In the beautiful, peaceful garden of the Broelmuseum in the Belgium city of Kortrijk, 4 loudspeakers projected the soundscape that renowned British wild life sound recordist Chris Watson composed for this year’s edition of Kortrijk’s Sounding City.
Watson’s piece/installation was inspired by one of the paintings in the museum’s collection: After the Deluge (Na de Zondvloed), an oil-on-panel, relatively small (the painting measures 53 by 91 centimeters), by Kortrijk’s Golden Age master Roelandt Savery (1576-1639).
In view of the image’s scenery, I readily imagined a little Chris Watson wearing top-notch headphones, holding a pricey microphone and carrying state-of-the-art digital sound recording equipment, hidden somewhere behind one of the rocks or trees in Savery’s delicous & fantastic ‘wildscape’. It is a scene that looks ‘unnaturally natural’, not unlike the way in which Watson’s filmic collages of bigger-than-nature recordings sound ‘unnaturally natural’. Linking them, then, is obvious. But it is too much so. Paintings like Savery’s are full of implicit, unhear-able, sound (as David Toop pointed out in a lecture, also in Kortrijk, after having visited last year’s Savery exhibition in the Broelmuseum). But that what is unheard I prefer to imagine, in a non-sequential, in a time-less, way. The imposed explicitation in a sequential soundscape, that re-starts every 30 minutes or so, actually annoys me. On Saturday April 28th, in the Broelmuseum’s garden, during the opening of Sounding City, the sound of Watson’s exotic 4-channel ‘Savery’ nature-scape faded in the presence of the far more modest natural soundscape given by the mere fact of being out in the open, in public space, in the small city of Kortrijk. It was a subtle but forceful pointer to the simple beauty of what this work might have been, without loudspeakers and without exotic wild life sounds: just (a copy of) Savery’s painting installed in the middle of the garden’s lawn together with a small bench to sit on and listen. Nothing more.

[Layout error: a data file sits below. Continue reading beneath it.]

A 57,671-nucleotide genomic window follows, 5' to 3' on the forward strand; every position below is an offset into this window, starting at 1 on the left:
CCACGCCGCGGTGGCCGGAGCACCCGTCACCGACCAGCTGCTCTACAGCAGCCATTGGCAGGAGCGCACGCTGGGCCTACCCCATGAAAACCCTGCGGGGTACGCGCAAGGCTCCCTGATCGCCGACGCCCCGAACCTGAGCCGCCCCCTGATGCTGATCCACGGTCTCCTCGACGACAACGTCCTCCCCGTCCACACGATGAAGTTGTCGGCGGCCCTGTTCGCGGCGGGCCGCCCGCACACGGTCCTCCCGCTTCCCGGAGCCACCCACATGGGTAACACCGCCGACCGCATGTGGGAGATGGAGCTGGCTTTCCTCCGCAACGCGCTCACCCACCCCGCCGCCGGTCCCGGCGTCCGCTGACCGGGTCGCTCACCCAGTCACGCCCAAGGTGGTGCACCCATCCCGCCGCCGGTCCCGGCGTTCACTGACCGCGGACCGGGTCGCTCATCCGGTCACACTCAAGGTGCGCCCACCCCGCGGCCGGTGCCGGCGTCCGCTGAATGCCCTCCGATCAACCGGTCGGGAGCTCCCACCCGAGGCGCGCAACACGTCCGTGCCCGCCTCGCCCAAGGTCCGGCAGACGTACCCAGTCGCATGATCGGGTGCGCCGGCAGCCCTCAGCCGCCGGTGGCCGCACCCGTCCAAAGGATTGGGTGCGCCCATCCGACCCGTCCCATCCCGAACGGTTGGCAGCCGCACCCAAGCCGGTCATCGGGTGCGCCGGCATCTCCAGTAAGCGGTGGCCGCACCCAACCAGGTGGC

Chris Watson’s installation is one of the 11 sound/art works that, as part of the Festival of Flanders in Kortrijk’s Sounding City (Klinkende Stad), can be found at 11 different spots in the old Belgian town. All of them out in the open. Each one of them in ‘public space’. That’s pretty exciting. Though some of the works mainly keep their sounds ‘in a box’, the majority, like Watson’s Savery piece, are sounding out in the open. And whether they were meant to or not: the ‘art(ificial)’ sounds merge with the continuous flux of the ‘real’ small-town-sounds. As for Chris Watson’s installation, these proved to be stiff competition indeed. I was surprised at just how much the sound of each one of the Sounding City pieces made me more aware of the many other, contingent, sounds, that sur/s/ounded them.